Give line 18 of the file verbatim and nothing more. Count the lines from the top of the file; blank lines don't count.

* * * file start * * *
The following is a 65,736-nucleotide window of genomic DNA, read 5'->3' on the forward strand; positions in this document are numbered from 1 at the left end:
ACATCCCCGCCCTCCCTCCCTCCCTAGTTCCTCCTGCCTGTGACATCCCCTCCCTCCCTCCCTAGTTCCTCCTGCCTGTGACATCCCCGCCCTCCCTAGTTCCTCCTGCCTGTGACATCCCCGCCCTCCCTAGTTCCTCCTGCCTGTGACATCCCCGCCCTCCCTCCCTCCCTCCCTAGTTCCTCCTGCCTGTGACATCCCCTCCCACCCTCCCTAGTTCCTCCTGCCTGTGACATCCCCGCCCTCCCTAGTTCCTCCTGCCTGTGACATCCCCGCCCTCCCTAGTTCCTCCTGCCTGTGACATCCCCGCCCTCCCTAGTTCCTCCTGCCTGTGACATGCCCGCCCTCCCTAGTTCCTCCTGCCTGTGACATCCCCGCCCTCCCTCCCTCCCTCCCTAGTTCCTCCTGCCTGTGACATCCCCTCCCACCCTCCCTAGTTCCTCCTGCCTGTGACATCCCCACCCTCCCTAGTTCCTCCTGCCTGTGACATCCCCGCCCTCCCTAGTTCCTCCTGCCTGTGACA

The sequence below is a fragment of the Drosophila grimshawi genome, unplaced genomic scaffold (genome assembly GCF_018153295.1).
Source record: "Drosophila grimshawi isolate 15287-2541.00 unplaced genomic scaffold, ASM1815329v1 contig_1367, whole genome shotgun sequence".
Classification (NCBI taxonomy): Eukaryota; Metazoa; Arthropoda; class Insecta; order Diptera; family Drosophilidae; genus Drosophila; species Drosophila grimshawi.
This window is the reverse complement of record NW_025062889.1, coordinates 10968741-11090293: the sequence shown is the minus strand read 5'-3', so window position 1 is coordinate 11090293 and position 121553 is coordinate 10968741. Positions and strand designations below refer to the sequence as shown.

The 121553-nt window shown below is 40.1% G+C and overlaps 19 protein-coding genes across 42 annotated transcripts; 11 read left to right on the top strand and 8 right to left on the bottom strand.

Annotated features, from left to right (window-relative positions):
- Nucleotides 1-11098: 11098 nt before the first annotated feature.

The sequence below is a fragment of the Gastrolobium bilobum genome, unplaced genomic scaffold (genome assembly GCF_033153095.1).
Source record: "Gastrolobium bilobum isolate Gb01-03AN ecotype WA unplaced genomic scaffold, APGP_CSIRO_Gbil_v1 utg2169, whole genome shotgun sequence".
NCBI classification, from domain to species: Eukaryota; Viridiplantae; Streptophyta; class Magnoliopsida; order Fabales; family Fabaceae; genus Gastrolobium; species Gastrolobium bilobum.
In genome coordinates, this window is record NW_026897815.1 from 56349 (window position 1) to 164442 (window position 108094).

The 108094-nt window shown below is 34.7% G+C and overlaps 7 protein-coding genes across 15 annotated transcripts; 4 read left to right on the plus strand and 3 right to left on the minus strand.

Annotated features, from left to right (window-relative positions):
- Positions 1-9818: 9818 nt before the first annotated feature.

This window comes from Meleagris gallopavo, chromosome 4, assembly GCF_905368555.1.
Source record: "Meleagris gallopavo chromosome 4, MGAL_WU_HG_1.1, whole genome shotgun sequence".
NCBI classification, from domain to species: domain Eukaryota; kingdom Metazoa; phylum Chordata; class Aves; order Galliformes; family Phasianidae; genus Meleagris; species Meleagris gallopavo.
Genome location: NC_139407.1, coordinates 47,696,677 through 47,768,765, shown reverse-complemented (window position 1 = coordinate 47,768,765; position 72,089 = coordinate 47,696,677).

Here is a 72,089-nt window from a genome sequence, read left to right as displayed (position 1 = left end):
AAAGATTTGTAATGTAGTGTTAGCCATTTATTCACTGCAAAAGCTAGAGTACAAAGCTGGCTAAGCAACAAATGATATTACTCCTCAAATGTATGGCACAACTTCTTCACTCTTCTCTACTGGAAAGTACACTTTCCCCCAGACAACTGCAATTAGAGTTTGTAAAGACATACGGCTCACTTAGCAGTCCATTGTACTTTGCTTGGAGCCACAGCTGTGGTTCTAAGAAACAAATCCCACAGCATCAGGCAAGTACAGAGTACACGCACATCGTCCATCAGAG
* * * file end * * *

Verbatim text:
Source record: "Meleagris gallopavo chromosome 4, MGAL_WU_HG_1.1, whole genome shotgun sequence".